In the second episode of the Economic Lowdown Video Series, economic education specialist Scott Wolla explains the concept of demand. Viewers will learn how a change in the price of a good affect the quantity of the good consumers will buy and how changes in market conditions affect the demand for a good.
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Hi, I'm Scott Wolla, and today I’m talking about the economic concept of demand.
Economists define demand as the quantity of a good or service that buyers are willing and able to buy at all possible prices during a certain time period.
Notice that there are two components to demand: willingness to purchase and ability to pay.
I might be willing to buy a new Corvette, but if I don’t have the ability to pay for it, I am not part of the market demand for Corvettes.
Likewise, if I had the ability to pay for a can of sauerkraut, but not the willingness to buy it, it can’t be called demand. I’m simply not in the market for sauerkraut.
Understanding demand provides some insight into the behavior of buyers.
For example, if the price of chocolate bars were 50 cents each, I would buy two chocolate bars.
If the price of chocolate bars were 25 cents each, I would likely buy more than two—perhaps three bars.
If the price of chocolate bars were $1 per bar, I would likely buy fewer bars—perhaps only one.
The behavior I just described is called the law of demand by economists.
Simply stated, the law of demand says that as the price of a good increases, the quantity of that good demanded decreases.
Likewise, as the price of a good or service decreases, the quantity of that good or service demanded increases.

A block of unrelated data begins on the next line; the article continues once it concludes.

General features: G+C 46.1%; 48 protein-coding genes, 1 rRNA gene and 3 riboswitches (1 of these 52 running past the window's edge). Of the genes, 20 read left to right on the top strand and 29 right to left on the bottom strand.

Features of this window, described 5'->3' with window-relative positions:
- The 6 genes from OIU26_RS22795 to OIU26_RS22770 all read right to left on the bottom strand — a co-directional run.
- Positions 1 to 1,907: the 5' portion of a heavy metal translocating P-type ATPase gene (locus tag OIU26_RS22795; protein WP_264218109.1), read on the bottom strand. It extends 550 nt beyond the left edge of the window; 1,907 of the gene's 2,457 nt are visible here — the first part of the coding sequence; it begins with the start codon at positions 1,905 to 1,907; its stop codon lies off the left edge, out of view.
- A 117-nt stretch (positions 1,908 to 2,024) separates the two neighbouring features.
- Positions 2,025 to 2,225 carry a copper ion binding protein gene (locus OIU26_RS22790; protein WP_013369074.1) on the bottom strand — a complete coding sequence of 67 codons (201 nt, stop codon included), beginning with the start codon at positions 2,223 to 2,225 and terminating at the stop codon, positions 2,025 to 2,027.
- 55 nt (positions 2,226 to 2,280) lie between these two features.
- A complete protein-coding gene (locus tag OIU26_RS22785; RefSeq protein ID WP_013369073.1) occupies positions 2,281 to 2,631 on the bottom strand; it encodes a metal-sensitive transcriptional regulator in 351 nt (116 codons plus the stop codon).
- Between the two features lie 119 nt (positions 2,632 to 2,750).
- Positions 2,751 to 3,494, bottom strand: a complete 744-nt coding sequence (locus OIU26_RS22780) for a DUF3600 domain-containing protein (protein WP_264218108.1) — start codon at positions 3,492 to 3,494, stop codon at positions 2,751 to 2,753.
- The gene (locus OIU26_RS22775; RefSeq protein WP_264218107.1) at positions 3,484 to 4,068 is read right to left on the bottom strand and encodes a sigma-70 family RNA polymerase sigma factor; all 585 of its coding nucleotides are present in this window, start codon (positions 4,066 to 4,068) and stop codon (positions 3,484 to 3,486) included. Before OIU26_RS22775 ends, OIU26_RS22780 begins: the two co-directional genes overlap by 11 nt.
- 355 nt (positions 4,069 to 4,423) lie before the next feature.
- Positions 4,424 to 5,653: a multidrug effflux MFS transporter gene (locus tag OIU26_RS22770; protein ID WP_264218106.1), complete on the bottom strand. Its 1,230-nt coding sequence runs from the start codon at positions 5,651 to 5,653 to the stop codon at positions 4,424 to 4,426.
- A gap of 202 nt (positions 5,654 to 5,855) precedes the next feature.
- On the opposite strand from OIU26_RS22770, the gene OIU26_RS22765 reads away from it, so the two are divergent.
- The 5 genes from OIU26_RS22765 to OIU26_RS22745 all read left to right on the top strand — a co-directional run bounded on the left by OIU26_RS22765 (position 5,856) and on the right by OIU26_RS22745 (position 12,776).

Notice that we include only two variables: price and quantity. That’s all that the law of demand does, it states how a change in the price of a good or service affects the quantity demanded.
If we put the quantity of chocolate bars on the X, or horizontal axis of a graph, and the price of chocolate bars on the Y, or vertical axis, as we plot the information we just discussed, we would start to see a picture of demand, or a visual relationship between the two variables.
The line that is created when we connect the points on the graph slopes downward.
This downward slope means that there is an inverse—or opposite—relationship between price and quantity demanded.
When price increases, quantity demanded decreases, and when price decreases, quantity demanded increases.
In fact, we could recreate this same scenario with almost any good or service and get the same result—a downward-sloping line.
This downward-sloping line is called a demand curve.
The demand curve is not static or unchanging. It shifts back and forth as conditions in the market change.
For example, if you heard of an impending chocolate shortage, you might expect chocolate prices to rise in the future.
As a result, you might run to your favorite candy store and buy extra chocolate bars before chocolate prices increase.
In this case, the original demand curve no longer tells the whole story; it must shift to the right to accurately reflect the change in chocolate bar demand.
Or put another way, your chocolate-bar demand curve shifted to the right because the quantity of chocolate bars demanded by you—and your fellow chocolate lovers—would be greater at each of the given prices.
What Things Change the Curve?
There are several reasons a demand curve might shift to the left or the right. In each of the following examples, imagine that the price of chocolate bars remains constant but something else in the market changes.
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